Change language

# Koch Curve or Koch Snowflake

Koch Snowflake (also known as the Koch Curve, Koch Star or Koch Island) — it is a mathematical curve and one of the earliest fractal curves described. It is based on the Koch curve, published by the Swedish mathematician Helge von Koch in a 1904 article entitled “On a continuous curve without tangents, constructed from elementary geometry.”

The progression for the snowflake region converges 8/5 times the area the original triangle, while the progression along the perimeter of the snowflake diverges to infinity. Therefore, the snowflake has a finite area bounded by an infinitely long line.

# construction

Step 1:

Draw an equilateral triangle. You can draw it with a compass or a protractor, or just look at it if you don’t want to spend too much time drawing a snowflake.

• It is best if the length of the sides is divisible by 3 due to the nature of this fractal. This will become clear in the next few steps.
• Step 2:

Divide each side into three equal parts. This is why it is convenient to divide the sides into three.

Step 3:

Draw an equilateral triangle on each middle part. Measure the length of the middle third to find out the length of the sides of these new triangles.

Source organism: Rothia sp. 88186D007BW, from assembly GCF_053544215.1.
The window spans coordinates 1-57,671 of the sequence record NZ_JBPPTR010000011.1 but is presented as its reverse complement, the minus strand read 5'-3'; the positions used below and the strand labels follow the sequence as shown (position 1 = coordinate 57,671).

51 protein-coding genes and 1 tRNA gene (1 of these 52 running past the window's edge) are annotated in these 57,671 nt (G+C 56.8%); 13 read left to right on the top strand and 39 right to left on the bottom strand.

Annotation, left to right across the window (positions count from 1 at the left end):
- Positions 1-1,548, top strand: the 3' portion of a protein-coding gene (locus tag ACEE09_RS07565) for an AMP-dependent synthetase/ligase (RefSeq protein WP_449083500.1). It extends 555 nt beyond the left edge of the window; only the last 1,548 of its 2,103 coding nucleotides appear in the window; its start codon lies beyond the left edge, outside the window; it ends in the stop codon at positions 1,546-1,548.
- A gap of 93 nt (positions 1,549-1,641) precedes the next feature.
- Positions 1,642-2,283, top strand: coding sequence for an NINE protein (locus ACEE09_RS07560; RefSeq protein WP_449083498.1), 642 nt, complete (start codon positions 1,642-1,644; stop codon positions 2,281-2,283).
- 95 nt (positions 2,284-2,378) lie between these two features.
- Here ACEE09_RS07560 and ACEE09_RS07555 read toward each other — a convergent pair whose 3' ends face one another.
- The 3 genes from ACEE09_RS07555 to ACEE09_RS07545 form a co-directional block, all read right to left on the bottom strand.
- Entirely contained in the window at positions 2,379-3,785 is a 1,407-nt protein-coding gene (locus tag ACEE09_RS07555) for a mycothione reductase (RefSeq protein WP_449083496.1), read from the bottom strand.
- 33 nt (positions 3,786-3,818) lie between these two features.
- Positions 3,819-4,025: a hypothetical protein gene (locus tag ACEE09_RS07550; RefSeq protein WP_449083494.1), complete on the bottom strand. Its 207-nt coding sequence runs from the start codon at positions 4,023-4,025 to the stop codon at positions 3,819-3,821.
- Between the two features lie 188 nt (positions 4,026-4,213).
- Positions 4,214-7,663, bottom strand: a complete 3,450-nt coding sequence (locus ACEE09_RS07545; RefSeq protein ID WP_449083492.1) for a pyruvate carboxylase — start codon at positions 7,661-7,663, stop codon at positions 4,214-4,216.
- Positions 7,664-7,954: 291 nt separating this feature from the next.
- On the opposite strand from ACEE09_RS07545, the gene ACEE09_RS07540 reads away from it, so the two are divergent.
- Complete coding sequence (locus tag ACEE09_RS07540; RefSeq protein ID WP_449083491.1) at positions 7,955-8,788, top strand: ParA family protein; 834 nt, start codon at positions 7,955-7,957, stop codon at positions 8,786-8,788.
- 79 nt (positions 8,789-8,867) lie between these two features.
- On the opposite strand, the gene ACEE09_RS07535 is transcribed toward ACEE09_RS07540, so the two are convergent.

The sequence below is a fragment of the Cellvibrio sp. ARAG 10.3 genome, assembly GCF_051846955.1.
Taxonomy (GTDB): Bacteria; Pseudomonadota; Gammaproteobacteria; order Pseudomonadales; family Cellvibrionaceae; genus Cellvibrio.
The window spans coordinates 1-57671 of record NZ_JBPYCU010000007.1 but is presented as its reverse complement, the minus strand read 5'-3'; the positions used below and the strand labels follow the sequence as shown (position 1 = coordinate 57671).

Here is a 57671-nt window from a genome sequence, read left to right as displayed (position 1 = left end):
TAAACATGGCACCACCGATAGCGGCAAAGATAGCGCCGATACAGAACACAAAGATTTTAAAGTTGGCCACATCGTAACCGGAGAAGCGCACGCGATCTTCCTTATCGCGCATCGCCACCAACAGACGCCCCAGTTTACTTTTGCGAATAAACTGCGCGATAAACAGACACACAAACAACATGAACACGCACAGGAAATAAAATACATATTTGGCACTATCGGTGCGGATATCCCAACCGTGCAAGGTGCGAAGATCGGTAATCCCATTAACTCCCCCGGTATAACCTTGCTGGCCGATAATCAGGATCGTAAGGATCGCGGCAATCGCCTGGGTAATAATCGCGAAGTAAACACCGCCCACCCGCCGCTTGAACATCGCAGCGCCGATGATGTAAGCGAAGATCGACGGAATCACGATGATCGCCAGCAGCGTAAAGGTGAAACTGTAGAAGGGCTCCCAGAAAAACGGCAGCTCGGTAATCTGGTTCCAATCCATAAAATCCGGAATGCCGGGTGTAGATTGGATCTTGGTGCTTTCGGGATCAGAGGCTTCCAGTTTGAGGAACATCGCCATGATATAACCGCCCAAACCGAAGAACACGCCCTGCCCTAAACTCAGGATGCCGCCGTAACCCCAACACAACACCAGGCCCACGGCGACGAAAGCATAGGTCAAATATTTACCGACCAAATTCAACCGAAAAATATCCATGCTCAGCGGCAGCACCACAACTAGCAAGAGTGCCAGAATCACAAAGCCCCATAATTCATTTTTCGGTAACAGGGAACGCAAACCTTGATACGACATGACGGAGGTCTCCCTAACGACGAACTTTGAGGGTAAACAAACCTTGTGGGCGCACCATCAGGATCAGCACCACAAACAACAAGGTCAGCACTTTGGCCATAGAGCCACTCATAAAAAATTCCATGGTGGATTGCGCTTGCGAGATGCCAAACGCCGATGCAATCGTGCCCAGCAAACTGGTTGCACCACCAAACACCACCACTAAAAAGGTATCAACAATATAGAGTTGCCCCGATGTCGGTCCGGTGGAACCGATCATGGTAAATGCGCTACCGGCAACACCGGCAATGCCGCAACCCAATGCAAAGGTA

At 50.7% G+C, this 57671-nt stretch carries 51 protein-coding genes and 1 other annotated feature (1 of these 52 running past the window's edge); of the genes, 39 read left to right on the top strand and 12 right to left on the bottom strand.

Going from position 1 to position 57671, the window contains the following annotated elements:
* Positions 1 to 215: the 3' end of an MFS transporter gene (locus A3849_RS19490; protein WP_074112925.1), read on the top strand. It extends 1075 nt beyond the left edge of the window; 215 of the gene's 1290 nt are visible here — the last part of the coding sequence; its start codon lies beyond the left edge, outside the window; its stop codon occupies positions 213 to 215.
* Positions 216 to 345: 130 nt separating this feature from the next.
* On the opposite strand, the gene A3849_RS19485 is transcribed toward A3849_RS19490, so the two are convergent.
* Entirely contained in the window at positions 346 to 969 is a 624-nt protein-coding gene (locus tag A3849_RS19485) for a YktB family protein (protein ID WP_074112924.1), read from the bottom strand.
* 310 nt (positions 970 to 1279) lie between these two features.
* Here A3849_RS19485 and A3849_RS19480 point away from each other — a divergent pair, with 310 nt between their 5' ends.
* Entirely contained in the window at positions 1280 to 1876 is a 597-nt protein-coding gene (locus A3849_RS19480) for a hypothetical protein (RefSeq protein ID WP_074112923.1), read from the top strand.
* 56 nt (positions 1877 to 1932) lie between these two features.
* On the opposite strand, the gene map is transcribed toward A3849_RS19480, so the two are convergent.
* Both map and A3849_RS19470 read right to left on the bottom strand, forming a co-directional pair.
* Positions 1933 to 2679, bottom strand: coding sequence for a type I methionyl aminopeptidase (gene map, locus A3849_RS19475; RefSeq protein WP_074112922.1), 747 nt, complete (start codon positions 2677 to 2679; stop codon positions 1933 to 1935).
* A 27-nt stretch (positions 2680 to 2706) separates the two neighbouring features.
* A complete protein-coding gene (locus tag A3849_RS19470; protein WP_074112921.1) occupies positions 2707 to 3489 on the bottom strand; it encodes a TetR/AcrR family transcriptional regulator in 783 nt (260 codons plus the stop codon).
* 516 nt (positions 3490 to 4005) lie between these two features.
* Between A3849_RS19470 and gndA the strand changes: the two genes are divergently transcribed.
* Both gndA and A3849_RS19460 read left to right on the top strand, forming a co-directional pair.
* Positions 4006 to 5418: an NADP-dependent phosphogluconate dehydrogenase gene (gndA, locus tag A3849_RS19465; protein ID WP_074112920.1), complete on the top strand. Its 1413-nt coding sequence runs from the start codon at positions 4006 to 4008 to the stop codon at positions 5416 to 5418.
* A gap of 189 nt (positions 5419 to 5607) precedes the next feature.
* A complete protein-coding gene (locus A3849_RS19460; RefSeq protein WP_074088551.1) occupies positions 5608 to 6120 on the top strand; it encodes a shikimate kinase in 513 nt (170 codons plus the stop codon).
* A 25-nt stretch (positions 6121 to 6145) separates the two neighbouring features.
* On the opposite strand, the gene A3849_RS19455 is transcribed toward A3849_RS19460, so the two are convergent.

Step 4:

Separate each outside by a third. You can see the 2nd generation of triangles cover a bit of the 1st. These three segments should not be divided into three.

Step 5:

Draw an equilateral triangle on each middle section.

• Notice how you draw each successive generation of parts that are third in relation to the mast.

• # Lindenmayer system view

The Koch Curve can be expressed by the following rewriting system ( Lindenmayer system ):

Alphabet : F
Constants : + ,?
Axiom : F
Production rules : F? F + FF + F

Here F means "pull forward", — means turn right 60 °, and + means turn left 60 °.
To create a Koch snowflake, you can use F ++ F ++ F (equilateral triangle) as an axiom.

# To create a Koch curve:

 ` # Python program to print a partial Koch curve. ` ` # import libraries: turtle standard ` ` # graphical library for python ` ` from ` ` turtle ` ` import ` ` * ` ` `  ` # function to create snowflake or Koch curve ` ` def ` ` snowflake (lengthSide, levels): ` ` if ` ` levels ` ` = ` ` = ` ` 0 ` `: ` ` forward (lengthSide) ` ` return ` ` ` ` lengthSide ` ` / ` ` = ` ` 3.0 ` ` snowflake (lengthSide, levels ` ` - ` ` 1 ` `) ` ` left (` ` 60 ` `) ` ` snowflake (lengthSide, levels ` ` - ` ` 1 ` `) ` ` right (` ` 120 ` `) ` ` ` ` snowflake (lengthSide, levels ` ` - ` ` 1 ` `) ` ` left (` ` 60 ` `) ` ` snowflake (lengthSide, levels ` ` - ` ` 1 ` `) `   ` # main function ` ` if ` ` __ name__ ` ` = ` ` = ` ` "__ main__" ` `: `   # determine the speed of the turtle ` speed (` ` 0 ` `) ` ` length ` ` = ` ` 300.0 `  ` `  ` # Pull the handle up - no drawing while moving. ` ` penup () ` ` `  ` # Move the turtle back a distance, ` ` # opposite the direction of the turtle ` ` # headed by. ` `  # Do not change the turtle’s course. `` backward ( length / 2.0 )    # Pull pen down - draw while moving . pendown ()    snowflake (length, 4 )   # To control the closing of turtle windows mainloop () `